But BoJack’s not the only person doing soul searching throughout the series. Diane wrestles with her waning passion for social issues and the ease with which she seems to have sold out her ideals for a career. Princess Carolyn works hard to succeed as an agent and find love, but finds it’s more difficult and punishing than she anticipated. The only characters who seem legitimately happy are Todd and Mr. Peanutbutter — a golden retriever (voiced by Paul F. Tompkins) who rode BoJack’s coattails — and that’s because they excitedly pursue every weird and bad idea that crosses their path, maybe as a way to distract themselves (Mr. Peanutbutter: “The universe is a cruel, uncaring void. The key to being happy isn’t a search for meaning. It’s just to keep yourself busy with unimportant nonsense and, eventually, you’ll be dead!”). But even Mr. Peanutbutter has moments of introspection and dis-quiet in season 3.I wouldn’t call “BoJack” a “Christian” show by any means, nor is it an overly moral one. But there is a spiritual search at its core, and there are times where it comes across as an anthropomorphized retelling of Ecclesiastes. It’s about the way sometimes life appears to be futile and how the things we chase for meaning and happiness can vanish quickly and leave us unfulfilled. Were the show a live action drama, it would almost be too painful to bear, not because every episode ends in disaster but because the questions the characters ask cut too closely to the bone. We’re not former celebrities, but we all have things that we’ve leaned on because we thought they would bring us happiness; we’ve all felt the angst and beginning of despair when our dreams weren’t the lifesavers we thought they’d be. Many of us have careers that peaked early, marriages that disappoint or gnawing restlessness that we can’t quite place. Some of us run to addictions or struggle with depression (two big struggles for BoJack). As an animated comedy, the surreal humor and nonstop verbal jabs keep things light and make the emotional punches sting.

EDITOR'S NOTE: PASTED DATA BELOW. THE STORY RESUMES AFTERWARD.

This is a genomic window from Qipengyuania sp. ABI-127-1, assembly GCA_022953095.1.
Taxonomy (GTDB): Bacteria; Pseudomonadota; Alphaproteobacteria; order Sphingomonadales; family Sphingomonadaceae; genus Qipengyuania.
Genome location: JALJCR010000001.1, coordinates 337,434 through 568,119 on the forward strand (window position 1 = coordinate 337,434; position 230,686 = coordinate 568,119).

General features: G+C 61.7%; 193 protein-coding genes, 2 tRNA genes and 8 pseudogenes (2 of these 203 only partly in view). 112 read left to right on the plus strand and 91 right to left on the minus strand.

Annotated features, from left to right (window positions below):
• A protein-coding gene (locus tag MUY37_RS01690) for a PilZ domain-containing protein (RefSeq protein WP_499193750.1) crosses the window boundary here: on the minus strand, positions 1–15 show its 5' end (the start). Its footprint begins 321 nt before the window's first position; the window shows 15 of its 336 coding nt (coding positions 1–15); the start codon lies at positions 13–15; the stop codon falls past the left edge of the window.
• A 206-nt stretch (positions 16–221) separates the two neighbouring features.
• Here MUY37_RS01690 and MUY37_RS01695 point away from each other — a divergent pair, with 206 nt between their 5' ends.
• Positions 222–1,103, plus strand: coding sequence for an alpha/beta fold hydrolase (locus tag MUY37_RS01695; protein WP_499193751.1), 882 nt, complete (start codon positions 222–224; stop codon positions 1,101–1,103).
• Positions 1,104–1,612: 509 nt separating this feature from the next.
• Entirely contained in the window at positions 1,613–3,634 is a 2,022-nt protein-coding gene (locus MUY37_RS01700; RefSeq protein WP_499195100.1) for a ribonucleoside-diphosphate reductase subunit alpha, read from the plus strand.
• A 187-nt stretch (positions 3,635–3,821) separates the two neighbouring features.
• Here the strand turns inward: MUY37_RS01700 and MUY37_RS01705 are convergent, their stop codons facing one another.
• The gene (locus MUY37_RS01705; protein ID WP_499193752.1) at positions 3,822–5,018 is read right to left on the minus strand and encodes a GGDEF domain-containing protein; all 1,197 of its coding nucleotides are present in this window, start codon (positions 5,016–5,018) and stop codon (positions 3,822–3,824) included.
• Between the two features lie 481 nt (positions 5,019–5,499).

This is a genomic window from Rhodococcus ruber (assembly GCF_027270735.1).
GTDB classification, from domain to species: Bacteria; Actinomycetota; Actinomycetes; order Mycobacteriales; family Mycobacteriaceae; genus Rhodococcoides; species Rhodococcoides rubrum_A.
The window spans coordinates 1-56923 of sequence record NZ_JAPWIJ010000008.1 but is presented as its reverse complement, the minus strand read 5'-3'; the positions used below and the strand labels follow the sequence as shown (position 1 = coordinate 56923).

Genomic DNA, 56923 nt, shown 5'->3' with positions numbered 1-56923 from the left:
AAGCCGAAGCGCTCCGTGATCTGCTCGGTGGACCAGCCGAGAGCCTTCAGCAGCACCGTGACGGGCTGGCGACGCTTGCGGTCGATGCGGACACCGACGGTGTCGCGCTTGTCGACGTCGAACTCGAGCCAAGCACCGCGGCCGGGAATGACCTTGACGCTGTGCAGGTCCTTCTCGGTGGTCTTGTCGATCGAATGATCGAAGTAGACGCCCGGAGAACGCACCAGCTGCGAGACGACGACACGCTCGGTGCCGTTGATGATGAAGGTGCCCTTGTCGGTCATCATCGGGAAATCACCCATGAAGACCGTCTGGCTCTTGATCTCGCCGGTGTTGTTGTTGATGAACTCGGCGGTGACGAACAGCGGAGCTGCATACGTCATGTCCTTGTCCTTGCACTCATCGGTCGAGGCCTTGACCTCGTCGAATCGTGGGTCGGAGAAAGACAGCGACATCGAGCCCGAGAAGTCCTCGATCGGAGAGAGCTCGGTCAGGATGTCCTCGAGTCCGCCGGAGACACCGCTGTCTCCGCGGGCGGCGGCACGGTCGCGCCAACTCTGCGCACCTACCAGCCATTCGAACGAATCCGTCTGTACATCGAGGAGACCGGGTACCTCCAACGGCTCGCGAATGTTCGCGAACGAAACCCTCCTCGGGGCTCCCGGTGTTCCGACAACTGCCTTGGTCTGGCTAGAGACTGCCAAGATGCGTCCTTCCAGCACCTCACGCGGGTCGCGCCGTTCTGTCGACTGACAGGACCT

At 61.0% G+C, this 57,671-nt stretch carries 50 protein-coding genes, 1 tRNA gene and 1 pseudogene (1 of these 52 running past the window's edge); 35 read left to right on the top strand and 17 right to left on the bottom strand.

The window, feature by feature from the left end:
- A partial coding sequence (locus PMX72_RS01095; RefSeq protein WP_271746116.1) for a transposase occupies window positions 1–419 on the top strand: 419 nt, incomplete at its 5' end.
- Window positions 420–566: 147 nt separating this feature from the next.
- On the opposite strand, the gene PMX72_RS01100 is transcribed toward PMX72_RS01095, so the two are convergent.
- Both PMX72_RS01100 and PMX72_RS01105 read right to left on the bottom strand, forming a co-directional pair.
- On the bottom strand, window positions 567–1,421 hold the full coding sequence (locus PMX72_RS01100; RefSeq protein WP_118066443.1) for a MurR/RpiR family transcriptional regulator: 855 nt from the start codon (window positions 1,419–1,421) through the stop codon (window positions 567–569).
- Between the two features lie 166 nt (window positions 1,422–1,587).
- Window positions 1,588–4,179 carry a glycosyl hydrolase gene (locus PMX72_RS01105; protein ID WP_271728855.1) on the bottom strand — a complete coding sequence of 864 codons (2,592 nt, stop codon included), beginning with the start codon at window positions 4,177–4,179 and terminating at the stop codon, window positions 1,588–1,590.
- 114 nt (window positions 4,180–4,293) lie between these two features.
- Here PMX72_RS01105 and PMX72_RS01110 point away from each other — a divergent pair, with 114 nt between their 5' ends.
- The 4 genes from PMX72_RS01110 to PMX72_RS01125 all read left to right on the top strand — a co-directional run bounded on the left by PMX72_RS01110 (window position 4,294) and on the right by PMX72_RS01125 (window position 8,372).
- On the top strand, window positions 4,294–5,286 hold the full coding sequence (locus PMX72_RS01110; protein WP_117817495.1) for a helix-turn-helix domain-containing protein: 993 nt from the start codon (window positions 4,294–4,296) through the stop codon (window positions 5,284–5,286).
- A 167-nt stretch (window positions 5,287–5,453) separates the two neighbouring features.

“BoJack Horseman” is sometimes uncomfortable, but I feel like I can’t stress enough that it is also one of television’s funniest shows. Arnett has never been better; what starts as an oblivious, douchey character takes on new resonance, pathos and heart. BoJack does unlikable things, but Arnett’s earnestness keeps our sympathies even when the character’s not acting very sympathetic. The animation is often very sharp, the visual and running gags are some of the best on TV, and the show plays with form in some wonderful way (in season three, there’s a nearly silent episode that’s both beautiful and hysterical, and there’s also a “bottle episode” — rare for an animated show, for obvious reasons — that allows Arnett and Sedaris to do some of their best work). The emotion and existential questions make it stick to the ribs in a way that other animated shows don’t (even “Rick and Morty, which I love and which also dabbles in darkness, but lacks genuine heart).
But also keeping it from being depressing are the whispers of redemption and the glimpses of progress. BoJack is a show about depression and addiction, and much of its language is based around self-help programs or recovery groups like Alcoholics Anonymous. BoJack keeps screwing up, but he also keeps pushing forward, even if it’s an inch at a time (and often followed by a half-inch back). BoJack gains a sense of self-awareness in the first season that allows him to see his flaws and the effect they have on others; it’s that awareness that allows him to start taking baby steps forward. At the end of season two, after hitting rock bottom again, the season ends with BoJack going for a jog and worn out at the end. “It gets easier,” a fellow jogger tells him. “Every day it gets a little easier. But you have to do it every day. That’s the hard part.”
And that’s the quiet thread running through “BoJack Horseman.” He’s not an antihero who we want to see get his comeuppance; he’s a flawed (horse)man who we want to see get better. And even though life and his own worst impulses continue to hound him, he does make progress. By season three, he’s more open to his friends and more intentional about treating them fairly. And even when he screws that up and spirals into self-destruction, some sort of outside grace keeps him from going too far, and directs his gaze to a pack of horses running free, in solidarity. I don’t know where BoJack’s journey will ultimately end, but the show gives me enough breadcrumbs of hope that I have a feeling he’ll be okay.
I’ve long believed animated comedies were not just kids’ stuff; it’s the lesson I learned from watching “The Simpsons” obsessively in college. But “BoJack Horseman” goes further than any of those shows. It’s not just clever, funny and scathing — although it’s definitely all of those things. It’s that it’s surreal nature and outlandish premise allows it, oddly enough, to be more honest and human than even a live-action drama would be. “BoJack Horseman” disarms us with humor and wit before confronting us with the questions that keep us awake at night and the fears we don’t speak to anyone. It locates our dissatisfaction, insecurity and brokenness and then engages with it. And in its best moments, it finds transcendence and even the faintest glimmers of hope. In an age of great TV, it’s one of the very best.